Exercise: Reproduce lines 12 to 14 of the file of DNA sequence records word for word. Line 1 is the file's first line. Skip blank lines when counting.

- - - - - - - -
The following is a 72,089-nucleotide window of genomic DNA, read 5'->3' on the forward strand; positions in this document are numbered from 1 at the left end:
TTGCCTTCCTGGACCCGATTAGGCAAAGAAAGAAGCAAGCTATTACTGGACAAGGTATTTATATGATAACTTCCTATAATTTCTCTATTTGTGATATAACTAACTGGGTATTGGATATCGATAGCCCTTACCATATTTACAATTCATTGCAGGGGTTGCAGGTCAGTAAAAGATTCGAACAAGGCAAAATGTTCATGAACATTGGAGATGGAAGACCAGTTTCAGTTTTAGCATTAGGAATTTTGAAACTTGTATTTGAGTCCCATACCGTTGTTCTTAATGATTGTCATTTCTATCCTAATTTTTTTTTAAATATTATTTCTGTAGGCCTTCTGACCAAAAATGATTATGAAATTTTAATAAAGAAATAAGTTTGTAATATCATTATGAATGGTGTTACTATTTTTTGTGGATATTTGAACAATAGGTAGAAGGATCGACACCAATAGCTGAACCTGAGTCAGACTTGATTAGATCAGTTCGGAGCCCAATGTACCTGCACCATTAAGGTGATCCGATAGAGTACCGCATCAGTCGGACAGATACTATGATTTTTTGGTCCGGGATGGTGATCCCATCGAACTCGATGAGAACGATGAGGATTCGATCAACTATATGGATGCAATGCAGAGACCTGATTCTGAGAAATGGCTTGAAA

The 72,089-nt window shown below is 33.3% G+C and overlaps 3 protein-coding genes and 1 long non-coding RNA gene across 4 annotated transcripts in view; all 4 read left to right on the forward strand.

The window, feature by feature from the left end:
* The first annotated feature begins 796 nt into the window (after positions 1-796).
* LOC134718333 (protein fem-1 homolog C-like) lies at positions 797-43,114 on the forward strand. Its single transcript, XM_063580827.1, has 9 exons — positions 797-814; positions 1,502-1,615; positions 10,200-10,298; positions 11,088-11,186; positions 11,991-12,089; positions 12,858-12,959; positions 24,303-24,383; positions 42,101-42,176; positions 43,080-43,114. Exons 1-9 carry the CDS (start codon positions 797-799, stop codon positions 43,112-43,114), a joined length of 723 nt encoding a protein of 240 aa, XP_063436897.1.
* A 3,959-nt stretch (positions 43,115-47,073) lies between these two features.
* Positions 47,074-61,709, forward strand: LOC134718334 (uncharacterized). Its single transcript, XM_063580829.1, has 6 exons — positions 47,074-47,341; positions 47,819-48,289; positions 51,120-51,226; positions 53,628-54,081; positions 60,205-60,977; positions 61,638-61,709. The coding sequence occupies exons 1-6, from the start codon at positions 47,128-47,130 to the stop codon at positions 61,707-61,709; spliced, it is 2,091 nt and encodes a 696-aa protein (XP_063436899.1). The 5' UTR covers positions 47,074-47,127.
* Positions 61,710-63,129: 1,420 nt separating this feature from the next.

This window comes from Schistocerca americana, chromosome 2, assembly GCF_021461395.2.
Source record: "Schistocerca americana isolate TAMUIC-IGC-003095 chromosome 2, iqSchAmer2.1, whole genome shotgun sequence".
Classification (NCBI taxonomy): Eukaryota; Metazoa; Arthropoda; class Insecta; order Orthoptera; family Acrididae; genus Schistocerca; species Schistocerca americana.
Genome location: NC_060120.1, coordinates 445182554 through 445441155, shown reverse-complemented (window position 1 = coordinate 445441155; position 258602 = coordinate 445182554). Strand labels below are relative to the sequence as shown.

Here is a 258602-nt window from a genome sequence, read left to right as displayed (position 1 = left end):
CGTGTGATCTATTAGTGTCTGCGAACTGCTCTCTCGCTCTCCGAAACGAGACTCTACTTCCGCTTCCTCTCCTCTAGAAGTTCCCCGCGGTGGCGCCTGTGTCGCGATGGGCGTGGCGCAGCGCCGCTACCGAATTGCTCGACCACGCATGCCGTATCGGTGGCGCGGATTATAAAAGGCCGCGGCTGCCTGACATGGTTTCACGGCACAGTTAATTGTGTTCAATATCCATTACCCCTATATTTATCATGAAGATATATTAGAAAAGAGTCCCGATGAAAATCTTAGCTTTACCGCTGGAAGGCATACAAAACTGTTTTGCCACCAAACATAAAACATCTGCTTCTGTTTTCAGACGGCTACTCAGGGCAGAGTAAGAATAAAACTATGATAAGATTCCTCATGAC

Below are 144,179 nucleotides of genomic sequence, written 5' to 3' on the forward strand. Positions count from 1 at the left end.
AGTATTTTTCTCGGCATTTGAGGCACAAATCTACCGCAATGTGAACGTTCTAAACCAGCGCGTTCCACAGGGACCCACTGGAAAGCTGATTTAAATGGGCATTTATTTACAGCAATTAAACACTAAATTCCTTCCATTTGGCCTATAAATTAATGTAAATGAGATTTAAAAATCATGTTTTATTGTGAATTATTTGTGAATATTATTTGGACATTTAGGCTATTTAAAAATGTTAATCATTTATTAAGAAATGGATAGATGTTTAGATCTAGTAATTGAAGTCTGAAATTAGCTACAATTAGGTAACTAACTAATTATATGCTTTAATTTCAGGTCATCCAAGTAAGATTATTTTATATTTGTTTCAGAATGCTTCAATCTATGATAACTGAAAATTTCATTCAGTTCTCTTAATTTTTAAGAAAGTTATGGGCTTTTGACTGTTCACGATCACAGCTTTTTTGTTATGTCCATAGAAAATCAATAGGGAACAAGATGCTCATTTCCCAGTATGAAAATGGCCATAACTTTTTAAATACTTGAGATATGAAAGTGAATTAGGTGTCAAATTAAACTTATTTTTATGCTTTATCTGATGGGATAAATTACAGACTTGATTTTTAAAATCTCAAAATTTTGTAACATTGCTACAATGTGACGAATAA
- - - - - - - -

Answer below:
Classification (NCBI taxonomy): Eukaryota; Metazoa; Arthropoda; class Insecta; order Orthoptera; family Acrididae; genus Schistocerca; species Schistocerca americana.
Genome location: NC_060120.1, coordinates 445182554 through 445441155, shown reverse-complemented (window position 1 = coordinate 445441155; position 258602 = coordinate 445182554). Strand labels below are relative to the sequence as shown.

Here is a 258602-nt window from a genome sequence, read left to right as displayed (position 1 = left end):